The Messiah would be nothing like those other kings. Instead of riding upon a war horse, the Messiah would come riding upon a donkey, not only a symbol of humility but a symbol of peace. Additionally, verse ten reads, “I will take away the chariots of Ephraim and the war0hoses from Jerusalem, and the battle bow will be broken. He will proclaim peace to the nations.”

Jesus is a peaceful King.

Messianic prophecies often depicted the new age as an age of peace. “He will judge between the nations and will settle disputes for many peoples. They will beat their swords into plowshares and their spears into pruning hooks. nation will not take up sword against nation, nor will they train for war anymore” (Is 2:4). “In that day I will make a covenant for them with the beasts of the field and the birds of the air and the creatures that move along the ground. Bow and sword and battle I will abolish from the land, so that all may lie down in safety” (Hos 2:18).

Jesus brings peace on several levels.

Jesus brings individual peace.

How many families have been in turmoil-husbands and wives or parents and children or siblings—then come in contact with Jesus and are reconciled with one another? How many neighbors have been at each other’s throats until one of them found Jesus and then they are reconciled?

Jesus brings internal peace.

How many of us were eaten up with guilt until we obeyed the Gospel and had every sin forgiven? How many of us sleep easily at night precisely because we know that if we do not awaken in the morning that we have glory which far outweighs the present world?

Jesus brings international peace.

Granted, there is much war in this world long after Jesus came. But what if the leaders of the nations followed Christ’s standards? Would there not be peace in this world?

A Universal King, v 10

“His rule will extend from sea to sea and from the River to the ends of the earth.”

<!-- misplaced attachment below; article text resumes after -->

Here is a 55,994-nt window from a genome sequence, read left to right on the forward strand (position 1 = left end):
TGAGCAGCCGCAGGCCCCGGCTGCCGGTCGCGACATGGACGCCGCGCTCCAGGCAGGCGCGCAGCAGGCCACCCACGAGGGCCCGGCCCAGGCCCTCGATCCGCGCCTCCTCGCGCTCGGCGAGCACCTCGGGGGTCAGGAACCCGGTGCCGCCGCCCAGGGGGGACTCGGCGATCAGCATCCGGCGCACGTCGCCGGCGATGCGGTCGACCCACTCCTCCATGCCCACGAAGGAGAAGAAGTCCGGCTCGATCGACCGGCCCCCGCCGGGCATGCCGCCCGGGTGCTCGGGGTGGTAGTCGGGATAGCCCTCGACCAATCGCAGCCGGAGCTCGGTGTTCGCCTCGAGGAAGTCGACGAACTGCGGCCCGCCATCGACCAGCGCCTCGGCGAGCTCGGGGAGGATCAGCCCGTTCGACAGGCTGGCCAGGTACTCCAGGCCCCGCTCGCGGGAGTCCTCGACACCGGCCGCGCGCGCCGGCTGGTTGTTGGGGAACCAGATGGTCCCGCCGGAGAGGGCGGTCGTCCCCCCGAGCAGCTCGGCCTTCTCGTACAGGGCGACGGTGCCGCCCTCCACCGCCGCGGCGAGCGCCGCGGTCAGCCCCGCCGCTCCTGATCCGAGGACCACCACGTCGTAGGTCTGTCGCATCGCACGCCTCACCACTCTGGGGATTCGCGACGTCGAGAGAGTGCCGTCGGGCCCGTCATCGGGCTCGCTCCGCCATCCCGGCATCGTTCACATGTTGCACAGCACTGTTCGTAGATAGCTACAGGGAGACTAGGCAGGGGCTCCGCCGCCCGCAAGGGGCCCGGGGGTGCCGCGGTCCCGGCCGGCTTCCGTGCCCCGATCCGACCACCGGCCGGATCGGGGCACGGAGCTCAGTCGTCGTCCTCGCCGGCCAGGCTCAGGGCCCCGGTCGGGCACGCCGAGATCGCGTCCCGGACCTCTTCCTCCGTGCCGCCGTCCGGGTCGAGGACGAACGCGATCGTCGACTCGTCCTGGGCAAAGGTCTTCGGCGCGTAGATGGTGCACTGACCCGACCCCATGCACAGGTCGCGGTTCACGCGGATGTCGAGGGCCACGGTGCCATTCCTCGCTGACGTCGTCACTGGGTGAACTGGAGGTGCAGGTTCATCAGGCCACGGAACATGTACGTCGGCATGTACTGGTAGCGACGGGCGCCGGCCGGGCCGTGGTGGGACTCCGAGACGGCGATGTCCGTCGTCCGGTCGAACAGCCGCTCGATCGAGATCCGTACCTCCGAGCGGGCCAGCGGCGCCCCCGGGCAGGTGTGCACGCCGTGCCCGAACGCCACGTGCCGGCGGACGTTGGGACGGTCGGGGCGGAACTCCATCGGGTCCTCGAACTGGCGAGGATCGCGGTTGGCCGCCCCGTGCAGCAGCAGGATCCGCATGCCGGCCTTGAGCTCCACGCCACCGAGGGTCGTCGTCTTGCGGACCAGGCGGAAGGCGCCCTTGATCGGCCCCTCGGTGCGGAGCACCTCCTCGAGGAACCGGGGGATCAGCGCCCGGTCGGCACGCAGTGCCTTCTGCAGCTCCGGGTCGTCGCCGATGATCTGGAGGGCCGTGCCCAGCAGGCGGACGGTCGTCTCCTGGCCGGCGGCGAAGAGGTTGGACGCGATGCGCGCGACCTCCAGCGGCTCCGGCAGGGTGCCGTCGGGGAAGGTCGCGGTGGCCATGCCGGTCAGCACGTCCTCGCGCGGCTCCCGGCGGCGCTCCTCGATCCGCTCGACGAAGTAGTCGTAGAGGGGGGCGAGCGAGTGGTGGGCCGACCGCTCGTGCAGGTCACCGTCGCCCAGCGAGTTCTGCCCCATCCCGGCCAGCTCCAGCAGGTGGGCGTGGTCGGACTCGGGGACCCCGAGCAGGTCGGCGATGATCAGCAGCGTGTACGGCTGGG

Alexander desired a universal kingdom, and he came somewhat close to having one.

The Messiah would not come close to have a universal kingdom—he would actually have one.

The Old Testament prophesied that Gentiles would be accepted into the Messiah’s kingdom. “All the ends of the earth will remember and turn to the LORD, and all the families of the nations will bow down before him” (Ps 22:27). “It is too small a thing for you to be my servant to restore the tribes of Jacob and bring back those of Israel I have kept. I will also make you a light for the Gentiles, that you may bring my salvation to the ends of the earth” (Is 49:6).

We live in a time when that promise has been fulfilled. “The apostles and the brothers throughout Judea heard that the Gentiles also had received the word of God” (Acts 11:1). “I want you to know that God’s salvation has been sent to the Gentiles, and they will listen!” (Acts 28:26).

How grateful we need to be that God has brought salvation to the Gentiles! Because salvation has come to the Gentiles, we are able to be children of God. Because salvation has come to the Gentiles, we are able to know the love God has bestowed upon us Because salvation has come to the Gentiles, we are able to have all our sins forgiven.

Do you need to come this morning and have all your sins forgiven?

This sermon was originally preached by Dr. Justin Imel, Sr., at the Alum Creek church of Christ in Alum Creek, West Virginia.